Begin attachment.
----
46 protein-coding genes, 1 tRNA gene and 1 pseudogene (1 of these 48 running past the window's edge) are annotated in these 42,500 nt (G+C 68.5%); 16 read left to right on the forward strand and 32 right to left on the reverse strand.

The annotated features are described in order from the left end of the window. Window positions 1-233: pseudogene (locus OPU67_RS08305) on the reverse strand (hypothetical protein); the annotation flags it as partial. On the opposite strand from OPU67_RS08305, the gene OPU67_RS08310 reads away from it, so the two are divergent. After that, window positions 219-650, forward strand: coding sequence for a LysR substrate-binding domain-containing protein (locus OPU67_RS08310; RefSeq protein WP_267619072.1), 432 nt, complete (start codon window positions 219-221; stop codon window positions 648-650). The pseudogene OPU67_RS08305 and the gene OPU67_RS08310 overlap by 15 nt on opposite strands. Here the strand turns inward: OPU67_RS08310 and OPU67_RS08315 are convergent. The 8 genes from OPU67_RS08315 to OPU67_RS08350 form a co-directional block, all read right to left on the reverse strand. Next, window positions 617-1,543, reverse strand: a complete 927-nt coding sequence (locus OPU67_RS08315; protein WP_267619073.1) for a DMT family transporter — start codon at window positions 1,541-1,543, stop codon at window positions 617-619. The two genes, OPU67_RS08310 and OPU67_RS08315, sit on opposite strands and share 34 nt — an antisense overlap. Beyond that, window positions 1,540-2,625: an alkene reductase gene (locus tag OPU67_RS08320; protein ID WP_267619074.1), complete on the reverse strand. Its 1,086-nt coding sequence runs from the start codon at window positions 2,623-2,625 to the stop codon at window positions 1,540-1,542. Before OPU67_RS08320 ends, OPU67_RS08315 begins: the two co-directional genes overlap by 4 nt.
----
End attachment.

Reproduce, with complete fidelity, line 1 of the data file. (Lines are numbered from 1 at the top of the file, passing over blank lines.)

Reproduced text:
46 protein-coding genes, 1 tRNA gene and 1 pseudogene (1 of these 48 running past the window's edge) are annotated in these 42,500 nt (G+C 68.5%); 16 read left to right on the forward strand and 32 right to left on the reverse strand.